In this pic you see a trap, no clean outs, no secondary and it's not insulated all the way. It's also not supported well at the joint
Here is one that is having trouble. See the rust in the pan and the wonderful auxiliary pan to the right. Rust in the pan means they have been having trouble. In this case the ceiling finish was damaged. Look closely and water stains are visible on the plywood under the pan. I suspect the trap was too deep but a call for service is definitely in order. Wood is not a suitable support for an air handler either (under unit inside pan).
Here is a air handler pan which is white with efflorescence. Efflorescence is the white powder like salt which is left behind when water is constantly evaporating. It's a sign that the primary drain line is was clogged. So much so on this unit that microbial growth is now a concern due to the extra humidity evaporating water in the pan creates. Note that they chose not to use the secondary overflow drain line (too bad). I suspect that the primary trap is too deep. I see a lot of backups on units that have traps so if traps are used they should be done per the installation instructions.
Here is a set up that's not allowed. The separate pans must be piped separately. This one has a T connecting them together. Rust and efflorescence can be seen in the pan so they have already been having problems.
In the picture at left is a lot of water and rust in the condensate pan. The primary drain line is clogged and the auto cut out switch pictured as not activated yet. This leaves a certain amount of water in the pan waiting to rise enough to drain out the pan drain. This is why cleaning those traps are so important.
Deciding what to do with the condensate after it leaves the air handler can be a struggle. Most of the time it just drips on the ground and kills the grass due to over saturation. Here is a picture of a good way. The owner dug a post hole about 2' deep inserted a 4" pvc pipe and filled it with rocks...... no more dead grass! This picture shows a package unit where the air handler and compressor is outside and heat and cooling is pushed to the home through ductwork.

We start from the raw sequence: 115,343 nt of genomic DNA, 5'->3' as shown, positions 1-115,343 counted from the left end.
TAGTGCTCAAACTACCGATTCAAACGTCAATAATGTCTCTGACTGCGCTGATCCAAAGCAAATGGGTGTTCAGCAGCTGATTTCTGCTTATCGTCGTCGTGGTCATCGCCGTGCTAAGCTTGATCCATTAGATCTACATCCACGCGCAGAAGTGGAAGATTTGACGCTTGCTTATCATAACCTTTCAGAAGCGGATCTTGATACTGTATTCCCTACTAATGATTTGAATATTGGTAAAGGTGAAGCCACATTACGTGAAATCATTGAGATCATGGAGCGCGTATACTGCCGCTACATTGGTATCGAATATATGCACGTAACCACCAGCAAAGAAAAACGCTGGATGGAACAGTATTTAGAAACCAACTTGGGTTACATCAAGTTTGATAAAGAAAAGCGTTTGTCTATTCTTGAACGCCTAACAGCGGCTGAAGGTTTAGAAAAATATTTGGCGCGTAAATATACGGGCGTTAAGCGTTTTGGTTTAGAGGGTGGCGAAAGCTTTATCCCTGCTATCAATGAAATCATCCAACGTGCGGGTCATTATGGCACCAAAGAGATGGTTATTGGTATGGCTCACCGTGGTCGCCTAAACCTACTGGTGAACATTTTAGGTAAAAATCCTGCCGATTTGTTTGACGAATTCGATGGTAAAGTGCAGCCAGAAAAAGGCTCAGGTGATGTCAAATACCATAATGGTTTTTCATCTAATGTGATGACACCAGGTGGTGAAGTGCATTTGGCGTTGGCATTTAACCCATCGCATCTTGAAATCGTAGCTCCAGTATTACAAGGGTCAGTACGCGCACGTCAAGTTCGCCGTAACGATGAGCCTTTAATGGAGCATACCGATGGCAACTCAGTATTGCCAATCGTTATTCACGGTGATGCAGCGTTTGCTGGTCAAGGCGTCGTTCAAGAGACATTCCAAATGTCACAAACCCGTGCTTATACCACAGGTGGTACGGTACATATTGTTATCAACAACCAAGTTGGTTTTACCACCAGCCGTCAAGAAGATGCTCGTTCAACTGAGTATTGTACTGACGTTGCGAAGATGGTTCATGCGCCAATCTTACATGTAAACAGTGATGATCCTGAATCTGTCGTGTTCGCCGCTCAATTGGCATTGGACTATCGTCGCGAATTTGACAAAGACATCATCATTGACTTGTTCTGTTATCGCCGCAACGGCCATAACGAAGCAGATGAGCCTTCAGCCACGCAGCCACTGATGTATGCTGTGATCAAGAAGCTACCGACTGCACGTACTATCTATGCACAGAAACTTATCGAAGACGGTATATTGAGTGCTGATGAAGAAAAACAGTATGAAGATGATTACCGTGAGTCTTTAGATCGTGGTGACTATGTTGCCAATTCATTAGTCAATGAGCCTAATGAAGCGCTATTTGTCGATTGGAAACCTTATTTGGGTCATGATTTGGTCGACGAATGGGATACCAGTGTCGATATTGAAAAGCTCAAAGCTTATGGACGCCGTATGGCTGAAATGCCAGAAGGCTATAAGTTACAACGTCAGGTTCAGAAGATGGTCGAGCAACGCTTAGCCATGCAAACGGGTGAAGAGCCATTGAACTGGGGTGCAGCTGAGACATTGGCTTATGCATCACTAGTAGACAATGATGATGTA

One thing to think about is that the primary overflow can be capped off (if the specific installation manual says you can). If it is... then if an overflow happens it spills out into who knows where. If it is turned down to drain into the pan it creates another hole that the ac will either blow through or suck through essentially reducing its efficiency. This is one reason they put traps on the primary drain in the first place.... and another reason to say we don't live in a perfect world. Having said this I feel that the amount of air escaping this hole is insignificant (esp. if it is piped separately to the exterior) and the benefits of the secondary overflow outweigh any perceived drawbacks. Of course the manufacturers install instructions take precedence.
To trap or not to trap. Well it depends on which way the wind is blowing. If your AC coil is before the blower(coming from the return air side) (the air that returns to the AC unit) then there will be suction and most people now a days trap it to keep from sucking outside air into the main drain line. On gas units and others where the coil is after the blower then there will be positive pressure and cold air will blow out through the drain pipe no trap is needed. Often the pipe is so long not much air goes through it anyway. But you certainly could put one there and you certainly should if the installation manual says to. I often see problems on units which are deeply trapped so beware.
So what's the bottom line. Condensate drain lines are not required to be trapped but should be if the manufacturers instructions say so. Secondary drain is allowed to be capped. The secondary pan needs a drain line unless there is a device installed to detect an overflow and cut the unit off if it does overflow.